The RLT Cinema player is located in the widget sidebar to the right. Simply scroll down and click the top left video, which is the feature of today’s post.
Today’s RLT feature is a music video produced by Toyota for its Sienna mini-van. It’s pure advertising genius. Mini-van families get a bad rap–we’ve sold out to Mommy-n-Daddyville, where you’re no longer drive a cool vehicle because you need a more practical vehicle to lug your kids around. This video spins it, calling the Toyota Sienna a “Swagger Wagon.” Being the owner of a mini-van, I’m down.
This, like all other advertising, seeks to strike a nerve in a targeted consumer: the “Wow, I really need that,” nerve. Ad execs make their Benjamins by hitting that nerve and getting us to consume more and more stuff. In light of Jesus, consumerism is (in my humble opinion) the greatest idol of American Christians. We value safety, comfort, and security. Somehow, we’ve bought into the idea that things and money equate with safety, comfort, and security. The problem, however, is this: getting that “thing” is never enough. We always want something else.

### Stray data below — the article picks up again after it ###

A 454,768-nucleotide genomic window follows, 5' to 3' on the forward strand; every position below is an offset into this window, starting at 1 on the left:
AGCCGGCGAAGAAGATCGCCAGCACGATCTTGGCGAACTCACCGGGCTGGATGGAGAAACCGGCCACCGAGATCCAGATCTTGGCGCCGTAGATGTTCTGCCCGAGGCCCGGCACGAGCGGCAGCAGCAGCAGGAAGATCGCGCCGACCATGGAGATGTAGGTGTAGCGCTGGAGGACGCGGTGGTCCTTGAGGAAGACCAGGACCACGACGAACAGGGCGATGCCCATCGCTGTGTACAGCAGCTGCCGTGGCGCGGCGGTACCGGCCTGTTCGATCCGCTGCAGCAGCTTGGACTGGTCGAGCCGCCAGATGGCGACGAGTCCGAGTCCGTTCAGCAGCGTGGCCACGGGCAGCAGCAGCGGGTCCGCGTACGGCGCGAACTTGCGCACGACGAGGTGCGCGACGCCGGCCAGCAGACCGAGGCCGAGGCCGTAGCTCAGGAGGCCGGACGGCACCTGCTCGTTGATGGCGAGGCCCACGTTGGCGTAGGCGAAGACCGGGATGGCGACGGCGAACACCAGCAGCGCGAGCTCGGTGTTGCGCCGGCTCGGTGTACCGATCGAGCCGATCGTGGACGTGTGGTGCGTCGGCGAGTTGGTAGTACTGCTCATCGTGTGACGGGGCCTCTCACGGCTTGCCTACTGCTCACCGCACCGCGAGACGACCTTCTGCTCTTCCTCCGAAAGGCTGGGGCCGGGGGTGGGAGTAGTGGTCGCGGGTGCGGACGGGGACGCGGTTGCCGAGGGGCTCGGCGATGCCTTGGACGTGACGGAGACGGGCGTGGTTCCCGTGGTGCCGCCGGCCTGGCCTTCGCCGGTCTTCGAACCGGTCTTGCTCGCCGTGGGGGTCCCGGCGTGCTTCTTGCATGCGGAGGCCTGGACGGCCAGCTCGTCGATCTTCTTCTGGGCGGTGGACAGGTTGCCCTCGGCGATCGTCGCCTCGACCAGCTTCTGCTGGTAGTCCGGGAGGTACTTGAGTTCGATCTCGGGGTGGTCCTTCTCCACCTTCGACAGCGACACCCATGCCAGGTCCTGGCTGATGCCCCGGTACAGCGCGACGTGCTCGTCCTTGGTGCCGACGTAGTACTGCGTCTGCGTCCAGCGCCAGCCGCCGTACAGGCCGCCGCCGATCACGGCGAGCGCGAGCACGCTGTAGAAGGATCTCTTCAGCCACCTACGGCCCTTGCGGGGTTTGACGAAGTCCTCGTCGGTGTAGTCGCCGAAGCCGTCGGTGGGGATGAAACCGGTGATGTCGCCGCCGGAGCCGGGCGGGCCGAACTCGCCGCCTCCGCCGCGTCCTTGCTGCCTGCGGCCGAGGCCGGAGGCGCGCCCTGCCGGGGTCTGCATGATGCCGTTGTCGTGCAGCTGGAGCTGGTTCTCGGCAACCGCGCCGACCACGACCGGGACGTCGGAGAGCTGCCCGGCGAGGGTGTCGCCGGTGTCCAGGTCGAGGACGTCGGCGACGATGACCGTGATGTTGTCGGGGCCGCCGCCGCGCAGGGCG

Consumerism has spilled over into the church. Many non-Christians are turned off by church because of the “fashion show” that tends to take place on Sunday mornings. I’ve driven into church parking lots that look like used SUV lots–and the people that drive them are in their ’60’s with no children to haul around. On top of that, the church has become a provider of religious and spiritual goods and services–and the church that offers the best often attracts the biggest crowd. If what your church offers isn’t to your taste, just jump ship and go to another church.
Long story short, consumerism stands opposed to the biblical mandate of finding sufficiency in Christ over what the world has to offer us. There’s a huge characteristic that runs through Jesus’ example and teaching, as well as that of the early church: what God allows us to have is to be used, not just for ourselves, but for the betterment of others. In a word: generosity.
How has consumerism affected your life and your faith?